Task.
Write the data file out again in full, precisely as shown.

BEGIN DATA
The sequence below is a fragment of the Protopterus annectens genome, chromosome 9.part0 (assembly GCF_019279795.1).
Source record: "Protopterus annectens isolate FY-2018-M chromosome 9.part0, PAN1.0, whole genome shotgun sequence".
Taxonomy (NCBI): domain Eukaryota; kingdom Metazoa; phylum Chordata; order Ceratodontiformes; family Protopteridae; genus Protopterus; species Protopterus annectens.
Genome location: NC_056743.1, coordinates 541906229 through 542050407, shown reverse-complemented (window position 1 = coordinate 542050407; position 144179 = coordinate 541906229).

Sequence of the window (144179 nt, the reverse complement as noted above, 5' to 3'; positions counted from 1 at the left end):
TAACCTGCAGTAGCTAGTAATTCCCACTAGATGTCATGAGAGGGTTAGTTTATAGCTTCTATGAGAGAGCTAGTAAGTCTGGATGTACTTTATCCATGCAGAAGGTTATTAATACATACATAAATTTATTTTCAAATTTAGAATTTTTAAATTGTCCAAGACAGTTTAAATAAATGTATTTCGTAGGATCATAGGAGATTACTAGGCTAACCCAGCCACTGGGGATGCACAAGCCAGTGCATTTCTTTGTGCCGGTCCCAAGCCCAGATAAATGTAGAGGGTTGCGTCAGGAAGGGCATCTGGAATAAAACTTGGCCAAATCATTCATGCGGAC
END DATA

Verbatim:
The sequence below is a fragment of the Protopterus annectens genome, chromosome 9.part0 (assembly GCF_019279795.1).
Source record: "Protopterus annectens isolate FY-2018-M chromosome 9.part0, PAN1.0, whole genome shotgun sequence".
Taxonomy (NCBI): domain Eukaryota; kingdom Metazoa; phylum Chordata; order Ceratodontiformes; family Protopteridae; genus Protopterus; species Protopterus annectens.
Genome location: NC_056743.1, coordinates 541906229 through 542050407, shown reverse-complemented (window position 1 = coordinate 542050407; position 144179 = coordinate 541906229).

Sequence of the window (144179 nt, the reverse complement as noted above, 5' to 3'; positions counted from 1 at the left end):
TAACCTGCAGTAGCTAGTAATTCCCACTAGATGTCATGAGAGGGTTAGTTTATAGCTTCTATGAGAGAGCTAGTAAGTCTGGATGTACTTTATCCATGCAGAAGGTTATTAATACATACATAAATTTATTTTCAAATTTAGAATTTTTAAATTGTCCAAGACAGTTTAAATAAATGTATTTCGTAGGATCATAGGAGATTACTAGGCTAACCCAGCCACTGGGGATGCACAAGCCAGTGCATTTCTTTGTGCCGGTCCCAAGCCCAGATAAATGTAGAGGGTTGCGTCAGGAAGGGCATCTGGAATAAAACTTGGCCAAATCATTCATGCGGAC